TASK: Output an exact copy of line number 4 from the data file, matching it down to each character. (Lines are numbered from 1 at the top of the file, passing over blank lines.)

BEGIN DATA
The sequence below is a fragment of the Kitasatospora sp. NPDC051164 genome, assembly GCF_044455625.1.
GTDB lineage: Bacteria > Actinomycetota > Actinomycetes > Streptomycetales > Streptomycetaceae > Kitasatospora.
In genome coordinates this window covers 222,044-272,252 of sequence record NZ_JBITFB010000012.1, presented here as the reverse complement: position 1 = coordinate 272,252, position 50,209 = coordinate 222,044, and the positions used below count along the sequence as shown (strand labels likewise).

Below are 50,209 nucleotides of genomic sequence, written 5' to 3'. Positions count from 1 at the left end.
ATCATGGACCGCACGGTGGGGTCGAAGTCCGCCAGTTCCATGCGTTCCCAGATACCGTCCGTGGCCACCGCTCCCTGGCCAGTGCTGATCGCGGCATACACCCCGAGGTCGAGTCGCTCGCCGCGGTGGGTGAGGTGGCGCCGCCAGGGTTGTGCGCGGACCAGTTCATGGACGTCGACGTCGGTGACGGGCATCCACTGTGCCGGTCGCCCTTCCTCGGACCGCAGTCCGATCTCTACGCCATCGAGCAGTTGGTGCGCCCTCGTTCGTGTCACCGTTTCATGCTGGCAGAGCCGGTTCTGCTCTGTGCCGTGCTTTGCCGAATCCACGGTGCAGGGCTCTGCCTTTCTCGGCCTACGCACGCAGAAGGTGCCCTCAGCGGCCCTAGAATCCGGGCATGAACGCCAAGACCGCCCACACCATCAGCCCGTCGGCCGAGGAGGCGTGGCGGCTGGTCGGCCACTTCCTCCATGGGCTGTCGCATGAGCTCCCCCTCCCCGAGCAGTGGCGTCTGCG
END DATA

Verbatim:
Below are 50,209 nucleotides of genomic sequence, written 5' to 3'. Positions count from 1 at the left end.